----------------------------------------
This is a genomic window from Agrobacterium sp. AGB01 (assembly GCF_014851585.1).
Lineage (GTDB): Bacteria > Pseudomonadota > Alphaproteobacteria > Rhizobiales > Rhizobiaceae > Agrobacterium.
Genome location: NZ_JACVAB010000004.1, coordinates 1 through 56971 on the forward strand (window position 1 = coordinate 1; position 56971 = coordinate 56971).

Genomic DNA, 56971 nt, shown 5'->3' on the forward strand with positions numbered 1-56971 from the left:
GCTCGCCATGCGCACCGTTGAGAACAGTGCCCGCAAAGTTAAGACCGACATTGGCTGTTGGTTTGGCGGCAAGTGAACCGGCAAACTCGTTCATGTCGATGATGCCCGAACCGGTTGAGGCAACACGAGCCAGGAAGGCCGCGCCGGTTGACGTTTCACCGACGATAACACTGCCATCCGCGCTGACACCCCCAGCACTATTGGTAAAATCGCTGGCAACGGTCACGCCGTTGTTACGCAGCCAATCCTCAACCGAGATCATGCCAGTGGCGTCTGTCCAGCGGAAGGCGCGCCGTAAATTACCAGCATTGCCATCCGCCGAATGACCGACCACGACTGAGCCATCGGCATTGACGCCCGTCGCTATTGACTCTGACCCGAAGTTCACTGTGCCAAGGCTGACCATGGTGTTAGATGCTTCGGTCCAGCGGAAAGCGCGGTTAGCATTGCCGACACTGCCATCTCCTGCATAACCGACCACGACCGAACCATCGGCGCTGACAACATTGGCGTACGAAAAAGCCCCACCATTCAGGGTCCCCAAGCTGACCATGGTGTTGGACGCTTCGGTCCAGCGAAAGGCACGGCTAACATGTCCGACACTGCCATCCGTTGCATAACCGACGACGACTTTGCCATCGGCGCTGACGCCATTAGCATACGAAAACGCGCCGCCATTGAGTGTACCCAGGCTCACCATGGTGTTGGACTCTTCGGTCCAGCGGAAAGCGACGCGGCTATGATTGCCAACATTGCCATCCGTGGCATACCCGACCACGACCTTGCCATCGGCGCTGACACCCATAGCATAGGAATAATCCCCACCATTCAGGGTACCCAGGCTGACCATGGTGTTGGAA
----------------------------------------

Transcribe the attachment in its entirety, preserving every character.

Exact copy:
This is a genomic window from Agrobacterium sp. AGB01 (assembly GCF_014851585.1).
Lineage (GTDB): Bacteria > Pseudomonadota > Alphaproteobacteria > Rhizobiales > Rhizobiaceae > Agrobacterium.
Genome location: NZ_JACVAB010000004.1, coordinates 1 through 56971 on the forward strand (window position 1 = coordinate 1; position 56971 = coordinate 56971).

Genomic DNA, 56971 nt, shown 5'->3' on the forward strand with positions numbered 1-56971 from the left:
GCTCGCCATGCGCACCGTTGAGAACAGTGCCCGCAAAGTTAAGACCGACATTGGCTGTTGGTTTGGCGGCAAGTGAACCGGCAAACTCGTTCATGTCGATGATGCCCGAACCGGTTGAGGCAACACGAGCCAGGAAGGCCGCGCCGGTTGACGTTTCACCGACGATAACACTGCCATCCGCGCTGACACCCCCAGCACTATTGGTAAAATCGCTGGCAACGGTCACGCCGTTGTTACGCAGCCAATCCTCAACCGAGATCATGCCAGTGGCGTCTGTCCAGCGGAAGGCGCGCCGTAAATTACCAGCATTGCCATCCGCCGAATGACCGACCACGACTGAGCCATCGGCATTGACGCCCGTCGCTATTGACTCTGACCCGAAGTTCACTGTGCCAAGGCTGACCATGGTGTTAGATGCTTCGGTCCAGCGGAAAGCGCGGTTAGCATTGCCGACACTGCCATCTCCTGCATAACCGACCACGACCGAACCATCGGCGCTGACAACATTGGCGTACGAAAAAGCCCCACCATTCAGGGTCCCCAAGCTGACCATGGTGTTGGACGCTTCGGTCCAGCGAAAGGCACGGCTAACATGTCCGACACTGCCATCCGTTGCATAACCGACGACGACTTTGCCATCGGCGCTGACGCCATTAGCATACGAAAACGCGCCGCCATTGAGTGTACCCAGGCTCACCATGGTGTTGGACTCTTCGGTCCAGCGGAAAGCGACGCGGCTATGATTGCCAACATTGCCATCCGTGGCATACCCGACCACGACCTTGCCATCGGCGCTGACACCCATAGCATAGGAATAATCCCCACCATTCAGGGTACCCAGGCTGACCATGGTGTTGGAA